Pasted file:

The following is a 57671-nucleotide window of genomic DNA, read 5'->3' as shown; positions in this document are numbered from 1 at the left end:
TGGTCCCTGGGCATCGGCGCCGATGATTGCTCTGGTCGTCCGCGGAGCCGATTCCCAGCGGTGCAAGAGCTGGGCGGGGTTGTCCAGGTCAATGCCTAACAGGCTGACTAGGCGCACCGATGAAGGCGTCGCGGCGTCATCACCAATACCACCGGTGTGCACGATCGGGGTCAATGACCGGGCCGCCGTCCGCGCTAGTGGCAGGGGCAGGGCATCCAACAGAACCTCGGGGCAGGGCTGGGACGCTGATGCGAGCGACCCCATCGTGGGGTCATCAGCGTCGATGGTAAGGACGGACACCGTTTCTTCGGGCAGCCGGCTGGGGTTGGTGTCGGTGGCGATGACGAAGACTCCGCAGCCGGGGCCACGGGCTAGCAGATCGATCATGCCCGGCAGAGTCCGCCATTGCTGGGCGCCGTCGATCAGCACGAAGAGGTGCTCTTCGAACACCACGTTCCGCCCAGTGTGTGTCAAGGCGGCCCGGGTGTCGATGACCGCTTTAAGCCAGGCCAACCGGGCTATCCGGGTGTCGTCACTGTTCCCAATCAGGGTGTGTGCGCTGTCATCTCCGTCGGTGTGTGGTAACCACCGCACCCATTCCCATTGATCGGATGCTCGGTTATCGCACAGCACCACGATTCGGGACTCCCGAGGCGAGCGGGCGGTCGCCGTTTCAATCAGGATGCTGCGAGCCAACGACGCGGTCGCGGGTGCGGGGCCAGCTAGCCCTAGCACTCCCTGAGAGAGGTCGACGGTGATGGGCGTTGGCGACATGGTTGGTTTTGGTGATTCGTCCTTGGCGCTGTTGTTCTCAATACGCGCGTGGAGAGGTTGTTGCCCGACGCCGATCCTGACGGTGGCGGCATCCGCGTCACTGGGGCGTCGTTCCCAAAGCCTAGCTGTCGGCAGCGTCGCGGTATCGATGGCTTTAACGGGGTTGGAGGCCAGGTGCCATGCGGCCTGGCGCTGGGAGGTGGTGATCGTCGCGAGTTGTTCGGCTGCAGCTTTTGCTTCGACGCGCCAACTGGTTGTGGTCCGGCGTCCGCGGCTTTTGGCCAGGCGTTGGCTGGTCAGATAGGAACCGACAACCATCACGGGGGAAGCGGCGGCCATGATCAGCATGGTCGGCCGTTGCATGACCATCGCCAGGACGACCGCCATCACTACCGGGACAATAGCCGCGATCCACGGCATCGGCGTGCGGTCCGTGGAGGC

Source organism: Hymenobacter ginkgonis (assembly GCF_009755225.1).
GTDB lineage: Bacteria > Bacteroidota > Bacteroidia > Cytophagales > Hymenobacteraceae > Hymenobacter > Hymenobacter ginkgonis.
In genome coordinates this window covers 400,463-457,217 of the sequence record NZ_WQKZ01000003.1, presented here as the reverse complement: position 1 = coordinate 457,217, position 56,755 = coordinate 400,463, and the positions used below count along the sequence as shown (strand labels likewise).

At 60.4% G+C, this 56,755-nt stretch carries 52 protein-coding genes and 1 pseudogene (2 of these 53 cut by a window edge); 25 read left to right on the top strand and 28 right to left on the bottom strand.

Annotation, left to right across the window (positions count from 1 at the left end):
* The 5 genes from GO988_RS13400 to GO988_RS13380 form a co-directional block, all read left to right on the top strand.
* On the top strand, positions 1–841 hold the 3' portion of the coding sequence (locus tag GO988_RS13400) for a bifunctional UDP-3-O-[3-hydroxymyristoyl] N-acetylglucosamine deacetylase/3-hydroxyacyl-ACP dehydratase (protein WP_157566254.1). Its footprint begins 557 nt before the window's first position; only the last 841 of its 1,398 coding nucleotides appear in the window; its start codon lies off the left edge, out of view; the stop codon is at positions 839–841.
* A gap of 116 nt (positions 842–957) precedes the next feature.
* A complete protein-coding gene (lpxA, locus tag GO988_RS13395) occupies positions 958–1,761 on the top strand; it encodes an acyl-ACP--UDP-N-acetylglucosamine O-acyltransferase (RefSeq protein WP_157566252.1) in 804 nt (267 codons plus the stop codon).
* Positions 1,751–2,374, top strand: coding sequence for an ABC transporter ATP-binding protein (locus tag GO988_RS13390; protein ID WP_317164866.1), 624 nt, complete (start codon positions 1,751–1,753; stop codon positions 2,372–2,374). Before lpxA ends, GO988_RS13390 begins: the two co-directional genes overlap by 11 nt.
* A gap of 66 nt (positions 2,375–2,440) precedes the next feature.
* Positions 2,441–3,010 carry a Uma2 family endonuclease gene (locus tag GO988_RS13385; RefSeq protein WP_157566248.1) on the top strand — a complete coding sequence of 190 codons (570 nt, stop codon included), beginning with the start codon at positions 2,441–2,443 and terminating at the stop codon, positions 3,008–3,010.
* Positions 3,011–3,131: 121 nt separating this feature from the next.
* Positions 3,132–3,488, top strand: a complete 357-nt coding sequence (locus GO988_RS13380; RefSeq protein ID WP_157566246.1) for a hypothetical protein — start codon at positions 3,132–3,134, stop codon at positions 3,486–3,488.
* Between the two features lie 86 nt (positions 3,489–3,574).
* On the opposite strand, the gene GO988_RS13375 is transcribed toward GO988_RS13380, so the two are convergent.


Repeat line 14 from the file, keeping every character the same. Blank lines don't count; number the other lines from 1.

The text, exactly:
* Positions 2,441–3,010 carry a Uma2 family endonuclease gene (locus tag GO988_RS13385; RefSeq protein WP_157566248.1) on the top strand — a complete coding sequence of 190 codons (570 nt, stop codon included), beginning with the start codon at positions 2,441–2,443 and terminating at the stop codon, positions 3,008–3,010.